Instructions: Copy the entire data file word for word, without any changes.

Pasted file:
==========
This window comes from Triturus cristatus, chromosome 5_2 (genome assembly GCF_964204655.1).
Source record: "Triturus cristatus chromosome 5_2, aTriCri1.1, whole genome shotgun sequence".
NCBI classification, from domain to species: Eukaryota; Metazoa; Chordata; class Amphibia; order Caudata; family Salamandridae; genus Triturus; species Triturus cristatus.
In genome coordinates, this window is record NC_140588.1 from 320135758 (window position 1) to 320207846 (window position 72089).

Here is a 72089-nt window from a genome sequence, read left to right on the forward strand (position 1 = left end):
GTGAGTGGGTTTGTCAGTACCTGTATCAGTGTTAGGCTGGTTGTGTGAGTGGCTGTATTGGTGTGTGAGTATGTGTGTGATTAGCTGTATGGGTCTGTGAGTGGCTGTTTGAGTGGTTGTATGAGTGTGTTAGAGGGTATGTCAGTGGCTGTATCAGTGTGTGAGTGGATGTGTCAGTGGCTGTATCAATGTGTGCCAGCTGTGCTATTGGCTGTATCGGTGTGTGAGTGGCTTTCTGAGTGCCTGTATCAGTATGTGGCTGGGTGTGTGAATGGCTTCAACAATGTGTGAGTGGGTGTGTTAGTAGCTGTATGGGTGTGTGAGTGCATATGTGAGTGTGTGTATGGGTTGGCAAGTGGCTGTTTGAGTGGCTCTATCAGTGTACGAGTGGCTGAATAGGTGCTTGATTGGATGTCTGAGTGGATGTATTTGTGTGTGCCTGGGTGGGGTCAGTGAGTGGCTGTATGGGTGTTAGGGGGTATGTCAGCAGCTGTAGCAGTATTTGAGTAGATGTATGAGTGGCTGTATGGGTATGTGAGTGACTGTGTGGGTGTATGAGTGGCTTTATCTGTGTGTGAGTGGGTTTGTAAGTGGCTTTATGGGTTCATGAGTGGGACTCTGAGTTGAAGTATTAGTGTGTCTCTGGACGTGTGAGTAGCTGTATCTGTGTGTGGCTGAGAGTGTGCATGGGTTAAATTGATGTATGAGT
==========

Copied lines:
This window comes from Triturus cristatus, chromosome 5_2 (genome assembly GCF_964204655.1).
Source record: "Triturus cristatus chromosome 5_2, aTriCri1.1, whole genome shotgun sequence".
NCBI classification, from domain to species: Eukaryota; Metazoa; Chordata; class Amphibia; order Caudata; family Salamandridae; genus Triturus; species Triturus cristatus.
In genome coordinates, this window is record NC_140588.1 from 320135758 (window position 1) to 320207846 (window position 72089).

Here is a 72089-nt window from a genome sequence, read left to right on the forward strand (position 1 = left end):
GTGAGTGGGTTTGTCAGTACCTGTATCAGTGTTAGGCTGGTTGTGTGAGTGGCTGTATTGGTGTGTGAGTATGTGTGTGATTAGCTGTATGGGTCTGTGAGTGGCTGTTTGAGTGGTTGTATGAGTGTGTTAGAGGGTATGTCAGTGGCTGTATCAGTGTGTGAGTGGATGTGTCAGTGGCTGTATCAATGTGTGCCAGCTGTGCTATTGGCTGTATCGGTGTGTGAGTGGCTTTCTGAGTGCCTGTATCAGTATGTGGCTGGGTGTGTGAATGGCTTCAACAATGTGTGAGTGGGTGTGTTAGTAGCTGTATGGGTGTGTGAGTGCATATGTGAGTGTGTGTATGGGTTGGCAAGTGGCTGTTTGAGTGGCTCTATCAGTGTACGAGTGGCTGAATAGGTGCTTGATTGGATGTCTGAGTGGATGTATTTGTGTGTGCCTGGGTGGGGTCAGTGAGTGGCTGTATGGGTGTTAGGGGGTATGTCAGCAGCTGTAGCAGTATTTGAGTAGATGTATGAGTGGCTGTATGGGTATGTGAGTGACTGTGTGGGTGTATGAGTGGCTTTATCTGTGTGTGAGTGGGTTTGTAAGTGGCTTTATGGGTTCATGAGTGGGACTCTGAGTTGAAGTATTAGTGTGTCTCTGGACGTGTGAGTAGCTGTATCTGTGTGTGGCTGAGAGTGTGCATGGGTTAAATTGATGTATGAGT